COVID forced diners outside and now many downtowns are exploring ways for the outdoor dining experience, via parklets, to become permanent. This presentation explores the process of finding the balance between creating a cost-effective and inviting space and needed government guardrails to ensure safety and access. Many see this emerging experience as a way for restaurants to survive economically and meet the growing customer desire.
Discover how a downtown pedlet program in Montana and streeteries in Maryland promoted local placemaking efforts, created public spaces, and spurred an outside dining movement that increased business revenue, supported local business, and created jobs. Attendees will gain the knowledge of how to establish these programs in their communities, learn of the wider economic impact in a downtown commercial district and how these can be viable tools in the post-pandemic recovery process.
As the COVID-19 vaccination rate increases, we are finally seeing more and more activity and vibrancy in our urban cores. What are the actions that UPMOs can take (or continue taking) to ensure that downtowns, city centers, and urban districts can recover more strongly?
As public space becomes increasingly more valuable, the community interest and benefits of parklets have steadily increased throughout 2020. Generally defined as people-friendly spaces which introduce street furnishings (in street) curbside, parklets are providing respite and generating revenues in their communities. Panelists will discuss the process to put together and maintain parklets of all kinds in their district.
This project was initiated to improve the pedestrian experience along the popular Bloor Street and create new beautiful and environmentally conscious public places to sit, rest, and enjoy the outdoors. It involved the transformation of four underused paved right-of-ways into a series of new dynamic green spaces. These parkettes feature trees, pollinator-friendly gardens, wood decking, bike parking, and custom site furnishings.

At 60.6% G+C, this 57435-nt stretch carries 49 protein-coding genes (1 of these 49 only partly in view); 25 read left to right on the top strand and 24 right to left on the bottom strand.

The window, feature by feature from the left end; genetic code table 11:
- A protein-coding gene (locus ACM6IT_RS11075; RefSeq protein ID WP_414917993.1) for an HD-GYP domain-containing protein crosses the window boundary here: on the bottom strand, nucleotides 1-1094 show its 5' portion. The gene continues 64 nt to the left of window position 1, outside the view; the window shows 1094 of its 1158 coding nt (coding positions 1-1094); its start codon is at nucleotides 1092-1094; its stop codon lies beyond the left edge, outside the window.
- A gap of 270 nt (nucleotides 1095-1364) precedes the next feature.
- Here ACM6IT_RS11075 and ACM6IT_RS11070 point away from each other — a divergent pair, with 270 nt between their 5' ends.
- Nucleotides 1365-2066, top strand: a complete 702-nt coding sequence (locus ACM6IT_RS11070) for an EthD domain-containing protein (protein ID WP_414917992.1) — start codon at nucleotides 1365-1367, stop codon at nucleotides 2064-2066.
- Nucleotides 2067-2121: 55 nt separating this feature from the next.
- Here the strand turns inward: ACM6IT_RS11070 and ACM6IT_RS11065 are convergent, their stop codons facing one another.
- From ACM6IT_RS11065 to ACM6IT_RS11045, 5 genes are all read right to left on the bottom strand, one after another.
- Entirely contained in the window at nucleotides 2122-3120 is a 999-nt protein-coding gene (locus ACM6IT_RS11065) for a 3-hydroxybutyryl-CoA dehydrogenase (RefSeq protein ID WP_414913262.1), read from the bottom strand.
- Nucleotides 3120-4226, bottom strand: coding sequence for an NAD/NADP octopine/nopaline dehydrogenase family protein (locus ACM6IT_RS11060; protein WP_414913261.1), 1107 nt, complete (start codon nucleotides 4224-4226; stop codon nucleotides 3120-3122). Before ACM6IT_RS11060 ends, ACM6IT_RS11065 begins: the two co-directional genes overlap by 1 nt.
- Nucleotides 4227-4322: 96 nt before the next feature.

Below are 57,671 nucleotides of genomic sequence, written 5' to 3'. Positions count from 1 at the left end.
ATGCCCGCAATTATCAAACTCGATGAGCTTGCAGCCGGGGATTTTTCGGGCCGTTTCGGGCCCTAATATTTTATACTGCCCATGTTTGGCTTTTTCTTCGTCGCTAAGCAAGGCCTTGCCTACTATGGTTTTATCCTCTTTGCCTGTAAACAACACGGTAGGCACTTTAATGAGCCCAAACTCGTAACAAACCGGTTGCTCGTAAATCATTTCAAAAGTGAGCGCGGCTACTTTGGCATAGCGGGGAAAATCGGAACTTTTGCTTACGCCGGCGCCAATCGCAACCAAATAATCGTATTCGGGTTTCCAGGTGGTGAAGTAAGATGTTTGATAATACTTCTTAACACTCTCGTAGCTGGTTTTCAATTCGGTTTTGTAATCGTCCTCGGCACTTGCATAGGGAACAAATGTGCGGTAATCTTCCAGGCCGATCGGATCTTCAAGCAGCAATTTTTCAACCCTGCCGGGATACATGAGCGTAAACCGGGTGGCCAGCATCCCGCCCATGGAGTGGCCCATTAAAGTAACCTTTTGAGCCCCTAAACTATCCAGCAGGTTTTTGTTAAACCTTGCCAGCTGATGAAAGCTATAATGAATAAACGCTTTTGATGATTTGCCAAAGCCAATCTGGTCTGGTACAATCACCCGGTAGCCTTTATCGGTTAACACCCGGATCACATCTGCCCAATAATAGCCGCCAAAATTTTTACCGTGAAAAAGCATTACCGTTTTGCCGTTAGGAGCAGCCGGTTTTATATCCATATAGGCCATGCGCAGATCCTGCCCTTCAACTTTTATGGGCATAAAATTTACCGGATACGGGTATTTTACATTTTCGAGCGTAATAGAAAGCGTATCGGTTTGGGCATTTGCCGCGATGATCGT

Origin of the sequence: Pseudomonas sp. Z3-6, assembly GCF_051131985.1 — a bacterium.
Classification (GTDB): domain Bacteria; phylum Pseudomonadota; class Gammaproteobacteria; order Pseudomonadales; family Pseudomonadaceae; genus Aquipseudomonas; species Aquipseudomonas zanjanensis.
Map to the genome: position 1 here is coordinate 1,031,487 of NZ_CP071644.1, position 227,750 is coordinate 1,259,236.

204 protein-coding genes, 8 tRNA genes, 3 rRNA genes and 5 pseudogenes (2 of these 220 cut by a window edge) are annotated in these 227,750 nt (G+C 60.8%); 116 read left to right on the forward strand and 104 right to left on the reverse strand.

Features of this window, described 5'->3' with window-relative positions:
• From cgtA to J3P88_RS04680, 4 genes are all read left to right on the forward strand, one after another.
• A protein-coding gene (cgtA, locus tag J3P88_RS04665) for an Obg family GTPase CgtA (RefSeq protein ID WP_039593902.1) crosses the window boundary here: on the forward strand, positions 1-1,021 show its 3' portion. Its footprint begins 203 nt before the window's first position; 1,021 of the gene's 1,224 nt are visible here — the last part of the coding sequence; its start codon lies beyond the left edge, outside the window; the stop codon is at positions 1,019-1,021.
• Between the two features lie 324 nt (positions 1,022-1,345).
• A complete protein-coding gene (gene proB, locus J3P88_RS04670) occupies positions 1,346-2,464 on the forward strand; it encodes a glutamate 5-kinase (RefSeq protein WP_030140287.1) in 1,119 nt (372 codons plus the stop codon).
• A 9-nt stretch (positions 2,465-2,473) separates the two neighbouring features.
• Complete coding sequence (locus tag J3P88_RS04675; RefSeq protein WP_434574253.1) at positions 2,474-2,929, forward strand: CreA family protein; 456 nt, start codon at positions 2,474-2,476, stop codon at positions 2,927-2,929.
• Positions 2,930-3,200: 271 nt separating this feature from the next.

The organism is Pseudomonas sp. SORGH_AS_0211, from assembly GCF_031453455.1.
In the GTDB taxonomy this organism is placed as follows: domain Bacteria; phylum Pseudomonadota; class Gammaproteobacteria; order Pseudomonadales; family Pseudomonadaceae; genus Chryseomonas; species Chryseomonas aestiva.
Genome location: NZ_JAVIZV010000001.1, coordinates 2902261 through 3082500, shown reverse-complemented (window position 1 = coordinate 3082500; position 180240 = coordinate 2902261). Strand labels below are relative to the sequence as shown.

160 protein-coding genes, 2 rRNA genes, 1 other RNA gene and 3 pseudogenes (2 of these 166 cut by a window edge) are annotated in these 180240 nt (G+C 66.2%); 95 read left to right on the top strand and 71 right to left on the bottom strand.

Congress Heights Community Training and Development Corporation developed a framework for investing in a place-based inclusive economic and social development strategy centered around Congress Heights. It was built on extensive community engagement with a broad variety of stakeholders, from large developers to local youth, to city economic development officials, to local civic association members and more.
By seeking improvements to landscaping, pedestrian lighting, wayfinding, visual identity, and event infrastructure, the Cherry Creek North BID leveraged a massive infrastructure project to quite literally build a new sense of place for the area. Countless hours of stakeholder and community outreach were undertaken in addition to hiring the foremost experts in design, architecture, and planning.
The Golden Triangle Neighborhood Plan, unanimously adopted in 2014, outlined a vision, goals, plan framework, and implementation strategies for the eclectic district’s evolution and continued improvement. The Neighborhood Plan set forth a comprehensive, holistic approach, weaving together a nuanced set of strategies that collectively fostered an eclectic, creative, connected, and livable Golden Triangle.